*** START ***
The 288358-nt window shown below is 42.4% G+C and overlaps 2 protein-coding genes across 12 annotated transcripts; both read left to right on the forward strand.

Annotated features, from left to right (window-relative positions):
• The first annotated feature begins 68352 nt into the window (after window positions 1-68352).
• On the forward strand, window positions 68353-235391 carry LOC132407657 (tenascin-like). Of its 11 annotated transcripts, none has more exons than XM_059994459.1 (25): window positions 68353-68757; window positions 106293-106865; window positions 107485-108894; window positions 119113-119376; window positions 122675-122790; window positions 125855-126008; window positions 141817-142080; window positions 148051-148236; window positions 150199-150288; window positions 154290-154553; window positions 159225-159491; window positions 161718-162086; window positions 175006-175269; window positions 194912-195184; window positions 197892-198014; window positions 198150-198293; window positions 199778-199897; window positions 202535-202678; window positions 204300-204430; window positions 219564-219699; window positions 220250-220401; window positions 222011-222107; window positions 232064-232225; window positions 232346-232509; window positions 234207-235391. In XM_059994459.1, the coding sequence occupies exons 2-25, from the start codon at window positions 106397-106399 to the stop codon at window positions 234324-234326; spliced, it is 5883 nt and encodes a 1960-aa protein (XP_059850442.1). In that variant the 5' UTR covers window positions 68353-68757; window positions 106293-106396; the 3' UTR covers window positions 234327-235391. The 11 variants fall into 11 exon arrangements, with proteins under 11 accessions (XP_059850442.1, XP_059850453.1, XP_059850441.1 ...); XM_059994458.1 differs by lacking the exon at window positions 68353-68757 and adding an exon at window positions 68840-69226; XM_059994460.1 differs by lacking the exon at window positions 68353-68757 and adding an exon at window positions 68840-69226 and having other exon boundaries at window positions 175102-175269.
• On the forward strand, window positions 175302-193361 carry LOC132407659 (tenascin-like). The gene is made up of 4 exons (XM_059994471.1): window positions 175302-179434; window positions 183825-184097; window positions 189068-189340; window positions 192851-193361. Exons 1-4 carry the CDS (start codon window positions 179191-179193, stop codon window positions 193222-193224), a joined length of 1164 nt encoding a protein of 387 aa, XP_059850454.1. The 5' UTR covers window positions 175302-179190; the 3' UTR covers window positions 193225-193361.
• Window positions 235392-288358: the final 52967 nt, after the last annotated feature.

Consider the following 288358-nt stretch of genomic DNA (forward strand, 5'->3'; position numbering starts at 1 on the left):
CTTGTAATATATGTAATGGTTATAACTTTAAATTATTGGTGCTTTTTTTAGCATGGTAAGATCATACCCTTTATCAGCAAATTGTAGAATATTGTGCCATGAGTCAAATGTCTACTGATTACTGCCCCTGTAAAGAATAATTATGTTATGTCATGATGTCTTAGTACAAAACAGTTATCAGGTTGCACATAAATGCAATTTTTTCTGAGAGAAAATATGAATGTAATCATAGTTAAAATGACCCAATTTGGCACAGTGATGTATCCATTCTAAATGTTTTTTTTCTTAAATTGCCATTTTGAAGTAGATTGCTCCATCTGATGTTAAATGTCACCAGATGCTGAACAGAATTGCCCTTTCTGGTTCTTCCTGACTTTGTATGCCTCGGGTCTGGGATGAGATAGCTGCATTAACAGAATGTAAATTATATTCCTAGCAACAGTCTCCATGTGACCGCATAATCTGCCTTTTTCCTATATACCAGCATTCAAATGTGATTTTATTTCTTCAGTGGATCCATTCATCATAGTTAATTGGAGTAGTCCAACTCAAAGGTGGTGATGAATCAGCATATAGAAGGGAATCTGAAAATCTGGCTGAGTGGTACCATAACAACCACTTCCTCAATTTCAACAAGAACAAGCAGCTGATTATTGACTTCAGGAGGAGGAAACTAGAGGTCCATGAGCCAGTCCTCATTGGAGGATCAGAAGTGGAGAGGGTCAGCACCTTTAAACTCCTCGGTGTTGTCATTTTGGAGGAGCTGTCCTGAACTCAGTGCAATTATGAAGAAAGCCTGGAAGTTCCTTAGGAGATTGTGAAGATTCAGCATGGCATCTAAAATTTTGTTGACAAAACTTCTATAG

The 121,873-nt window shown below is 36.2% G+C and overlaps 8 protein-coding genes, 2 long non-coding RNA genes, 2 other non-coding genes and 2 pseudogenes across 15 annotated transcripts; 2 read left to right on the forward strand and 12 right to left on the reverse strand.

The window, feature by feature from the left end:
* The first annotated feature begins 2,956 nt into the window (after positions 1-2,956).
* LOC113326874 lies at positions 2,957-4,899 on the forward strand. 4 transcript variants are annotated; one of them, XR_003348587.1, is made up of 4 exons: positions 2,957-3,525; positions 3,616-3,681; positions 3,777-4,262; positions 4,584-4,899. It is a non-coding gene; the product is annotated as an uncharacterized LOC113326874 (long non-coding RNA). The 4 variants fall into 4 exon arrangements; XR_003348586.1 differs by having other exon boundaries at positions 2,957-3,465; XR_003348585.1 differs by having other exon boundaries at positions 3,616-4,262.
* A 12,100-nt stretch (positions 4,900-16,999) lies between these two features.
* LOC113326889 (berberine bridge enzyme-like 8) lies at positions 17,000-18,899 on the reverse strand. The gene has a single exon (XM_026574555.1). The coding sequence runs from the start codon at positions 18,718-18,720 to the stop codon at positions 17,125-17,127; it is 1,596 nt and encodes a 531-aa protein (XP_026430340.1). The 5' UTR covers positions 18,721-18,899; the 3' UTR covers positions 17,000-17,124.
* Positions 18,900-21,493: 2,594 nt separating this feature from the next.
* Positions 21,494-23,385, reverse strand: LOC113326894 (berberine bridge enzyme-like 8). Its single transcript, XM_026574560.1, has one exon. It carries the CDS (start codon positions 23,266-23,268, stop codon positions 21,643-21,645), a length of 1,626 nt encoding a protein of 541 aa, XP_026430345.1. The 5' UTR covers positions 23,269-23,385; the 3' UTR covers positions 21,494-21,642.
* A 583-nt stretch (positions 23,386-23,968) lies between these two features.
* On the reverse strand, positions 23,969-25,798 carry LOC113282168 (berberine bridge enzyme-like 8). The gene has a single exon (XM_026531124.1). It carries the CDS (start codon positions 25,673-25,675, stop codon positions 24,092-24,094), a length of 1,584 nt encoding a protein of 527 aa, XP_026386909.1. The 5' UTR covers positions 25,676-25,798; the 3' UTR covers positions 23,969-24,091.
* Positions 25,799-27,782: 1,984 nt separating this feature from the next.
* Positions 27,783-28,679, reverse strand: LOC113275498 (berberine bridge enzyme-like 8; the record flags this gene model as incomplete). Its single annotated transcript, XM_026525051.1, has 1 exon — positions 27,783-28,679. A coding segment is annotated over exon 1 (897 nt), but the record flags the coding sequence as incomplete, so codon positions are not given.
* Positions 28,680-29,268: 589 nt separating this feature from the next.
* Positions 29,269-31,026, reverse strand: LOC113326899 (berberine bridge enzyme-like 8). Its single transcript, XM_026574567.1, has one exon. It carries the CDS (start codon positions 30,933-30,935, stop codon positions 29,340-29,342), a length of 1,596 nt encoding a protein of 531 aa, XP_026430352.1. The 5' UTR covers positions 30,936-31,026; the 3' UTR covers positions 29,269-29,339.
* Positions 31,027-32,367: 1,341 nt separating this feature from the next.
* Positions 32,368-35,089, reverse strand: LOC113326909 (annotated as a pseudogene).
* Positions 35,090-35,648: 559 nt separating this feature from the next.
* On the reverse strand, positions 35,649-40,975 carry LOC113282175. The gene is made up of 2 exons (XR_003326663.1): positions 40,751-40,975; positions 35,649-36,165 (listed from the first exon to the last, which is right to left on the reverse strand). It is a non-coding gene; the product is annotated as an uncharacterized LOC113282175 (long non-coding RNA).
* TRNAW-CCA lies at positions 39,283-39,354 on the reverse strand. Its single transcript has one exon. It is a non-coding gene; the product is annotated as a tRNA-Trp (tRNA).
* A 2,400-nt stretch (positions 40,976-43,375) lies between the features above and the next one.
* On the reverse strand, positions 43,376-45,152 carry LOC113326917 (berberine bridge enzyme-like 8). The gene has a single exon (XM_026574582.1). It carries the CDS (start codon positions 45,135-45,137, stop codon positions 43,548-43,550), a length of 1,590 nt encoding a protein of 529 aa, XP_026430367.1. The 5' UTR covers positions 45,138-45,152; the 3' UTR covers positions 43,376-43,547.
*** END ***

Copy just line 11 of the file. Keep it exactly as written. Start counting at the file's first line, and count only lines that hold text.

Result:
* The first annotated feature begins 2,956 nt into the window (after positions 1-2,956).